When you fire up your Windows machine, it needs to automatically introduce you to the ease and efficacy of integrating with other Windows devices. It needs to make you want to integrate and feel like you're missing out on cutting edge, but easy-to-use, unintimidating technology. It's one thing to talk the game of going cross-platform with SmartGlass and Surface, but Microsoft needs to drive that point home the second you boot up any Windows device.
I take for granted a major advertising push from Microsoft this fall. I expect Windows 8, Xbox SmartGlass and Surface to be all over football telecasts, social media, primetime television and maybe even the Olympics this summer. However, Microsoft needs to make a smart push. It cannot beat Apple in mobile by taking away Apple's current customer base. On the strength of Apple's products and the connection it has with its market alone, Microsoft has little chance. And, practically speaking, you have the issue of wireless contracts to deal with. If I am locked into a two-year deal on an iPhone or Android smartphone, I am not bailing no matter how good Windows 8 smartphones look. To take market share, Microsoft needs to aggressively target its phones and tablets to two consumer groups -- current PC users who will likely always be PC users and the massive segment of the world population that has not yet made the dumbphone-to-smartphone transition. And, of course, it needs to use Office and the other unique features of Surface to tap the enterprise market. Aggressively go after these folks; forget about the early adopters. Microsoft does not need Windows 8 to look cool to Apple fans and Android geeks. It needs to drive the next wave of mobile adoption before Apple and Android do by default. Microsoft has positioned itself perfectly to pass Apple and Google in mobile, however, it's not enough to introduce new products and services and make "major" announcements. Microsoft must follow through this time. This article is commentary by an independent contributor, separate from TheStreet's regular news coverage.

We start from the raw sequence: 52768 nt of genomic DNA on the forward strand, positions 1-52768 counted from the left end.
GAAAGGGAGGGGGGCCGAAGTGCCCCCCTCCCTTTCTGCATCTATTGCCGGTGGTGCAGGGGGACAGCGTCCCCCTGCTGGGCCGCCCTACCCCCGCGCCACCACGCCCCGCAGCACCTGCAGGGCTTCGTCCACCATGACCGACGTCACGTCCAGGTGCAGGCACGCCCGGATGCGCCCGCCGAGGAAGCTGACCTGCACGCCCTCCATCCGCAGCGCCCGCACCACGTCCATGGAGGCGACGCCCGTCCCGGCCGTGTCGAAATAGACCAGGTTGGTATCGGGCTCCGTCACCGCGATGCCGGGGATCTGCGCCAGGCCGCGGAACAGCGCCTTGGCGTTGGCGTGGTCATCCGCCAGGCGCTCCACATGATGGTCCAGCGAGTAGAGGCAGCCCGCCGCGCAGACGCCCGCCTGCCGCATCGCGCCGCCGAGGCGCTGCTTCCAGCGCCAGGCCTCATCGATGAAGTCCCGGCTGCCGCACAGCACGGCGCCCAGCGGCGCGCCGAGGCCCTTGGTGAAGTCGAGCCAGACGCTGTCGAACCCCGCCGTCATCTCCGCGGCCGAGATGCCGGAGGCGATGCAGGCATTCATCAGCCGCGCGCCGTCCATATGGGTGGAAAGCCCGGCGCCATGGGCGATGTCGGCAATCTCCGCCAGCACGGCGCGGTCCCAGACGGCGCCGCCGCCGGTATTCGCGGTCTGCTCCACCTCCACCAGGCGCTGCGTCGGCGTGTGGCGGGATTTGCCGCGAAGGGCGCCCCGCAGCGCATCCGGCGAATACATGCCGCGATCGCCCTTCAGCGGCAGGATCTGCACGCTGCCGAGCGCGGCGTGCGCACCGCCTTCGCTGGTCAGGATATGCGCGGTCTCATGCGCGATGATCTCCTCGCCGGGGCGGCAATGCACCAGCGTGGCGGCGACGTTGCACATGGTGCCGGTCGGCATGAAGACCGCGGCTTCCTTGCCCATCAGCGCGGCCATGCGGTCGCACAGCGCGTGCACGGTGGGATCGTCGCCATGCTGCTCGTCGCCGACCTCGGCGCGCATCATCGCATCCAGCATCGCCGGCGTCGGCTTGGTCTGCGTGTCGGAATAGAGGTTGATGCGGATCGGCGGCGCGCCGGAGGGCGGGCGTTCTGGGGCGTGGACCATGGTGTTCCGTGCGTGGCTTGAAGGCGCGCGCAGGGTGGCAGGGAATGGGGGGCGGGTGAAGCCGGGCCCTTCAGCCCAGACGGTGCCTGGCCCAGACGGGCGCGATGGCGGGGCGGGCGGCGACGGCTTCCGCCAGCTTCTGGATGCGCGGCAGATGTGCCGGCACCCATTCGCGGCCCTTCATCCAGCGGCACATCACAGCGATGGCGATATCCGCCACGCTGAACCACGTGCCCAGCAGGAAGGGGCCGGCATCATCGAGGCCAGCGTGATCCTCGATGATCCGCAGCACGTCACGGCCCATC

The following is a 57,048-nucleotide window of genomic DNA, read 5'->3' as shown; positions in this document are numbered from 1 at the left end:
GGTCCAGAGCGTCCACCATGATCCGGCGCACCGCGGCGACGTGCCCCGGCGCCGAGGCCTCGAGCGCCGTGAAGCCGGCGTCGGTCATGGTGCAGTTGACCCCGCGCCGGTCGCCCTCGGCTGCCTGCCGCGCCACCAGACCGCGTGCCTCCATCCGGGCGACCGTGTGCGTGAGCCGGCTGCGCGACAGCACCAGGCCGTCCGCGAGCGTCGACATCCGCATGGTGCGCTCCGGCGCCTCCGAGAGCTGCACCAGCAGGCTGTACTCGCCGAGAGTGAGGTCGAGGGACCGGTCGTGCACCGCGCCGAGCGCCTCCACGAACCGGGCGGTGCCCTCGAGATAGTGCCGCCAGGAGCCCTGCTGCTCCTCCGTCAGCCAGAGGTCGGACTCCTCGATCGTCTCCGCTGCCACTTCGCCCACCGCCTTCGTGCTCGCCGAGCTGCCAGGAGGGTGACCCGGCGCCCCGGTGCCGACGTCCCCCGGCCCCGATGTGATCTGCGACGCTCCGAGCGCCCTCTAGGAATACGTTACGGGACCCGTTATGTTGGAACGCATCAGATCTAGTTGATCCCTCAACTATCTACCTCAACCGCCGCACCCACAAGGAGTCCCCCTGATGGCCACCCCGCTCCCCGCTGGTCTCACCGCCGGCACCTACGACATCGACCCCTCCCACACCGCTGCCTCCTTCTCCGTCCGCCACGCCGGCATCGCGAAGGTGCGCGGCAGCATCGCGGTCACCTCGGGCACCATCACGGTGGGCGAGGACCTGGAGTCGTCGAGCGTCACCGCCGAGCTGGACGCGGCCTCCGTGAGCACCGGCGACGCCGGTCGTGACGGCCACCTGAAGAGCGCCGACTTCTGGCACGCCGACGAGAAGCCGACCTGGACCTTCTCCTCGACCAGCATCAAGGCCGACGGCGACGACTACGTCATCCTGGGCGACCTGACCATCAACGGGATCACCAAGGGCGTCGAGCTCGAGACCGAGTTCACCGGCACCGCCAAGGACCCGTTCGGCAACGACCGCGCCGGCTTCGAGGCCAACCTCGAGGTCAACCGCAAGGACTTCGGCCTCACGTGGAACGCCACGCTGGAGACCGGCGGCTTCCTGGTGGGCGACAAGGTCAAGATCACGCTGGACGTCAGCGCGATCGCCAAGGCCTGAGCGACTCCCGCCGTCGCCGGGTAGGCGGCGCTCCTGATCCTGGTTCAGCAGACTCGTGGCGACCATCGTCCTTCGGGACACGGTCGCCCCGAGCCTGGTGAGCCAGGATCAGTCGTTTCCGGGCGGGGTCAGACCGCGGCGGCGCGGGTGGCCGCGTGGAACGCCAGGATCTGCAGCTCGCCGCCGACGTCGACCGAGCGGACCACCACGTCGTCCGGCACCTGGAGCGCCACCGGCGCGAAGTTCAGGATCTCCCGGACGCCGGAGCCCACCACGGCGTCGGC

Microsoft released upgrades and products Wednesday including "Surface Studio" for artists. Bill Gates, Microsoft's Co-Founder, appears below with an early computer running the Paint program, the first of its kind.